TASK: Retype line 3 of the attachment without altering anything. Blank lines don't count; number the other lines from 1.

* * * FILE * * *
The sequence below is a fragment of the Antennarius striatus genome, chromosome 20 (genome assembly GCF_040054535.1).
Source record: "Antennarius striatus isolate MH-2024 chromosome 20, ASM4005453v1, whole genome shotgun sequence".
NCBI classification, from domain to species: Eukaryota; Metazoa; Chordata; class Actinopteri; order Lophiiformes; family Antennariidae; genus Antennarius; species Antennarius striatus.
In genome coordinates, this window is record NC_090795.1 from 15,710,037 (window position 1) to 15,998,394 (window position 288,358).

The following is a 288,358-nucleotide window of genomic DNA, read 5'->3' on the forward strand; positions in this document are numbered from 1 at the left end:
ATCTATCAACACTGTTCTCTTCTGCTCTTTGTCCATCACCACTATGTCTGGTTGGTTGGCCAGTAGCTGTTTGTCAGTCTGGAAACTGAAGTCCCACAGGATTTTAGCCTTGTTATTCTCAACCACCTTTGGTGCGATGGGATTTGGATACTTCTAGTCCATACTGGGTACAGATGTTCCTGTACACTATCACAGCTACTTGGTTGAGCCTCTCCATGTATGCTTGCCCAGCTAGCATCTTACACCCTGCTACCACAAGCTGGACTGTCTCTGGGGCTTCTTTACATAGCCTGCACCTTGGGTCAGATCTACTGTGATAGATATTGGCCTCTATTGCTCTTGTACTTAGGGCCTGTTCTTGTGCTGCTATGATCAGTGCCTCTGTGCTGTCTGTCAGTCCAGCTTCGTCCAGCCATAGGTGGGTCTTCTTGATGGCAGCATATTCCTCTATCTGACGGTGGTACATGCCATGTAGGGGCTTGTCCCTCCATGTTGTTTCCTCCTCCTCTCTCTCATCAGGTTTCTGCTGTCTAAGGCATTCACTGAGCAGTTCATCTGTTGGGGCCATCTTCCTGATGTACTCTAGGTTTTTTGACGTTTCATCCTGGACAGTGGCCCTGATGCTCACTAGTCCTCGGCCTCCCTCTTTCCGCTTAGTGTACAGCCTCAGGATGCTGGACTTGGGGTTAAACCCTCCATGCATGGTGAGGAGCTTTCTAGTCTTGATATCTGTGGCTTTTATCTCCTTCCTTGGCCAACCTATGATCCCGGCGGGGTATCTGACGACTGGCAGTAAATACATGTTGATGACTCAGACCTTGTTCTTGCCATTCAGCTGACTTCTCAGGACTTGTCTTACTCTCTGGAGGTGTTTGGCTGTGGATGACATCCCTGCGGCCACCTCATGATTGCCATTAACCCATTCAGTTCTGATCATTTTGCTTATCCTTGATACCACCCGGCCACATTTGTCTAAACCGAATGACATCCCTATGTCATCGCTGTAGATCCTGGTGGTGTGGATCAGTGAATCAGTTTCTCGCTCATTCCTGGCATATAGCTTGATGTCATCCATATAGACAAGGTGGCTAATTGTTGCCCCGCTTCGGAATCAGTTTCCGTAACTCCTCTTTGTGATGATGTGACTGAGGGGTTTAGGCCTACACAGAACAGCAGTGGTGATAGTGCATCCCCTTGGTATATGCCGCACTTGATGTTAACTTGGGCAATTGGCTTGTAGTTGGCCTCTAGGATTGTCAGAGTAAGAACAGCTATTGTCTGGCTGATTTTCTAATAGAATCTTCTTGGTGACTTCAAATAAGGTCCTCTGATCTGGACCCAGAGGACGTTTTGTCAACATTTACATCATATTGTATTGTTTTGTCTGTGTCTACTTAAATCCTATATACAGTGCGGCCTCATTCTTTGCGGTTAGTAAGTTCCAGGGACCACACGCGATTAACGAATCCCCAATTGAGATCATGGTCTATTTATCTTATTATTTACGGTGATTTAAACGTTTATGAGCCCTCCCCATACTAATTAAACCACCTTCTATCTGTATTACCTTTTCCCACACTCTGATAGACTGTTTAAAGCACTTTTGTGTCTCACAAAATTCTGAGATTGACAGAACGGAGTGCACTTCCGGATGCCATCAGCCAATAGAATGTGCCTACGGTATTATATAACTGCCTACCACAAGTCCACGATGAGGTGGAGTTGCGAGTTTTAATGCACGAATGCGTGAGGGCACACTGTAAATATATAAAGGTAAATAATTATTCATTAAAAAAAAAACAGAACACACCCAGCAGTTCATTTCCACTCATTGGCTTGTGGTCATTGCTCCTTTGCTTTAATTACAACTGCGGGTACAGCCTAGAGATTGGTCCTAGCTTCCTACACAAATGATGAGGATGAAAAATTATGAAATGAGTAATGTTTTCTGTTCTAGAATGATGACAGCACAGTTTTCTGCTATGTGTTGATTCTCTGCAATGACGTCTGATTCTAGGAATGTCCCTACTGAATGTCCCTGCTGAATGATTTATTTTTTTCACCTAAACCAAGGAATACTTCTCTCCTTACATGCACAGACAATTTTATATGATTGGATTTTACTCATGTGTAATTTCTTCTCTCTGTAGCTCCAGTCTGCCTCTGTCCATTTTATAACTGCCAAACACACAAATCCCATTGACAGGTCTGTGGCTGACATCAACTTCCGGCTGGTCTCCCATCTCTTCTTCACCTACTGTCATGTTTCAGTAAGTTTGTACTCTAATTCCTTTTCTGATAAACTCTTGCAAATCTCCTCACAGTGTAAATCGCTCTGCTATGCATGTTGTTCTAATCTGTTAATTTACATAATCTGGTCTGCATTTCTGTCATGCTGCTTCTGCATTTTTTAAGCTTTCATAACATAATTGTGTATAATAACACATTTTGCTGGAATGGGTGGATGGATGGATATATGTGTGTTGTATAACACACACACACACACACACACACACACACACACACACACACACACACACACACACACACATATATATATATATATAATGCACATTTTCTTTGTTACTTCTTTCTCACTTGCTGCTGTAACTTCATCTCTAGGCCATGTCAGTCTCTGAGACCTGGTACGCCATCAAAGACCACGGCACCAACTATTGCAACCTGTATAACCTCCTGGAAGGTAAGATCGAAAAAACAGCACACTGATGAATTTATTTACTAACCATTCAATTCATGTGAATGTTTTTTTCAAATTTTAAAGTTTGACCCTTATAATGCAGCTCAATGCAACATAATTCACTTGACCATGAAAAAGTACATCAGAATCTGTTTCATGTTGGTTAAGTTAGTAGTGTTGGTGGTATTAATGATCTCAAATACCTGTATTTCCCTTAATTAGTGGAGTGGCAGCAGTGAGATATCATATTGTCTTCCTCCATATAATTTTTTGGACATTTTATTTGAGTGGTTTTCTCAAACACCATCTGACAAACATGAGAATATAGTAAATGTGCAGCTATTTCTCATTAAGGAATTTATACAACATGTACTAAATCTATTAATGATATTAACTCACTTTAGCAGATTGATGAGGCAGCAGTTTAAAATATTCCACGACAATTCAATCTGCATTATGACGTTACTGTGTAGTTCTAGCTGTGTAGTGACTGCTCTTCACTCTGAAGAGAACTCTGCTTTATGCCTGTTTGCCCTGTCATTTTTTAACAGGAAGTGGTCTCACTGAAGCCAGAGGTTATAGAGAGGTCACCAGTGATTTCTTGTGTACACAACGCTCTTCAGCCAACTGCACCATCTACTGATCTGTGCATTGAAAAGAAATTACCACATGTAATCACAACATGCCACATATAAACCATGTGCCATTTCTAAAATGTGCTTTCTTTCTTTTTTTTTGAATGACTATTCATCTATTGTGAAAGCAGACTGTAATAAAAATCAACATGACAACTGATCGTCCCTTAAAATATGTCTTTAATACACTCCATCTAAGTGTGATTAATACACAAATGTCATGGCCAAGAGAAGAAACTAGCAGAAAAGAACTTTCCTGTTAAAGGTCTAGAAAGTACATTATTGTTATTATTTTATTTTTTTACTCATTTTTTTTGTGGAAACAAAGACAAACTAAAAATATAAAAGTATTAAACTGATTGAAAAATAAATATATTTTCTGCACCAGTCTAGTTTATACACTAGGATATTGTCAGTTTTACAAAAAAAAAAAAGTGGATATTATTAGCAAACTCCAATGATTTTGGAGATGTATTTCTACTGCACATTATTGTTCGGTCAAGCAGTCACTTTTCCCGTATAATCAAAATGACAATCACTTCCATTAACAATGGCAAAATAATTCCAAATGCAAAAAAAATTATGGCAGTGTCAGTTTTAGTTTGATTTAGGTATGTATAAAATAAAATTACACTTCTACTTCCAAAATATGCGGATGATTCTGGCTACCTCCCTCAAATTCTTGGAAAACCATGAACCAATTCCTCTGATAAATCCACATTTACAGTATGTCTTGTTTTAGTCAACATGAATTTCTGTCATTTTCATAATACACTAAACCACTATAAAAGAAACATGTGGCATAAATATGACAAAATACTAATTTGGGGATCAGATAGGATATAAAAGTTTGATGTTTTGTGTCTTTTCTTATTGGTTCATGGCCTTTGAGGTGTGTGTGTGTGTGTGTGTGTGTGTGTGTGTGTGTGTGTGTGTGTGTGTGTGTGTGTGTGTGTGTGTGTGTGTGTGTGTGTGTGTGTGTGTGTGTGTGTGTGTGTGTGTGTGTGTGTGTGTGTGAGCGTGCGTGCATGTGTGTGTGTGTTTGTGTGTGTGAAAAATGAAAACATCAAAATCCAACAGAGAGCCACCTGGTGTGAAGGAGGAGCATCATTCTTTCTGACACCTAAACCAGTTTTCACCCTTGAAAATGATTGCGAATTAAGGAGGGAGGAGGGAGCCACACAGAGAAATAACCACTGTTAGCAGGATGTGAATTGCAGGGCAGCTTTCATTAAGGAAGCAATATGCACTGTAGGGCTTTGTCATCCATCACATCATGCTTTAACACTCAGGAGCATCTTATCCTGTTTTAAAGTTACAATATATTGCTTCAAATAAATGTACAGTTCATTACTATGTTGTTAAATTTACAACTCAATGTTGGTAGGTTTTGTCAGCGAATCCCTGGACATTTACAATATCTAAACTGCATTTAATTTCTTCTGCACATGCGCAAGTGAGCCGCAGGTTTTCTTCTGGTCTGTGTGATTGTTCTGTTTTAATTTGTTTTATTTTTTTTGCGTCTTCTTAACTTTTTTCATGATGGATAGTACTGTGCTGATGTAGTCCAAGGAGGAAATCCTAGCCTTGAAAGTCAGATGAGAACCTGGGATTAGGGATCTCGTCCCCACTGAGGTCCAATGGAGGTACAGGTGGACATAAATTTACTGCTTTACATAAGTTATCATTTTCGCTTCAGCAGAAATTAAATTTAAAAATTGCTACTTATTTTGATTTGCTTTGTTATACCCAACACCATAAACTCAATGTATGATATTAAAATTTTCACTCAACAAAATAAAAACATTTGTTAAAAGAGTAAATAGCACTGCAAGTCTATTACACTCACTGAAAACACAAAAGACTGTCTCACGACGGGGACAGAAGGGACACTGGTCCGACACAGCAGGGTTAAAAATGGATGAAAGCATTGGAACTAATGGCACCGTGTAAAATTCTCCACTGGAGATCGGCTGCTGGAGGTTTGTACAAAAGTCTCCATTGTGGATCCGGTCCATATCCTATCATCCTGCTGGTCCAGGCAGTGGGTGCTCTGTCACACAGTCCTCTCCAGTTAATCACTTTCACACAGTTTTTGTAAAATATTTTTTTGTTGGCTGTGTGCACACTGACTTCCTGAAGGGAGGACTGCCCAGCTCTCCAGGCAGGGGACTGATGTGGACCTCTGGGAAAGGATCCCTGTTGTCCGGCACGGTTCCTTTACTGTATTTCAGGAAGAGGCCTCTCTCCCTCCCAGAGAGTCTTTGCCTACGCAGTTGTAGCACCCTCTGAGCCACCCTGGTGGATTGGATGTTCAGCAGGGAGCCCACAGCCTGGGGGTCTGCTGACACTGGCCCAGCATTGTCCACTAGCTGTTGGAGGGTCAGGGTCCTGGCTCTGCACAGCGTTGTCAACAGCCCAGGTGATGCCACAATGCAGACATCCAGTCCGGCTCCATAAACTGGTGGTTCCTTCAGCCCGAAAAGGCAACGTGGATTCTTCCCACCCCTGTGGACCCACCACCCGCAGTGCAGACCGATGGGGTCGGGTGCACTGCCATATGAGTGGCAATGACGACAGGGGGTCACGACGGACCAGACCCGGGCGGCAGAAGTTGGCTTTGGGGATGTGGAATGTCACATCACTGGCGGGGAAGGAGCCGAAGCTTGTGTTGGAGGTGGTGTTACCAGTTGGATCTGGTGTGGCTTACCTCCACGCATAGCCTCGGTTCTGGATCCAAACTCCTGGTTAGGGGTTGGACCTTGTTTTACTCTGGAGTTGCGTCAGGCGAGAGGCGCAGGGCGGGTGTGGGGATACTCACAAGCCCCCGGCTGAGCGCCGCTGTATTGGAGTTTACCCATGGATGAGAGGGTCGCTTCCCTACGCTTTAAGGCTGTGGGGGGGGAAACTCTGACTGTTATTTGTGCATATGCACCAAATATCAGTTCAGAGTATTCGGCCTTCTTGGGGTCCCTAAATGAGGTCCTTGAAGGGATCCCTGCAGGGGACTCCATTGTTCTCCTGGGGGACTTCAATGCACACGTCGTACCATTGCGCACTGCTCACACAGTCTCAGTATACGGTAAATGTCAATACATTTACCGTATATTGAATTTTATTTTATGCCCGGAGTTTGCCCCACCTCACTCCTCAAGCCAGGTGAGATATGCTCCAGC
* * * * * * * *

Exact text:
NCBI classification, from domain to species: Eukaryota; Metazoa; Chordata; class Actinopteri; order Lophiiformes; family Antennariidae; genus Antennarius; species Antennarius striatus.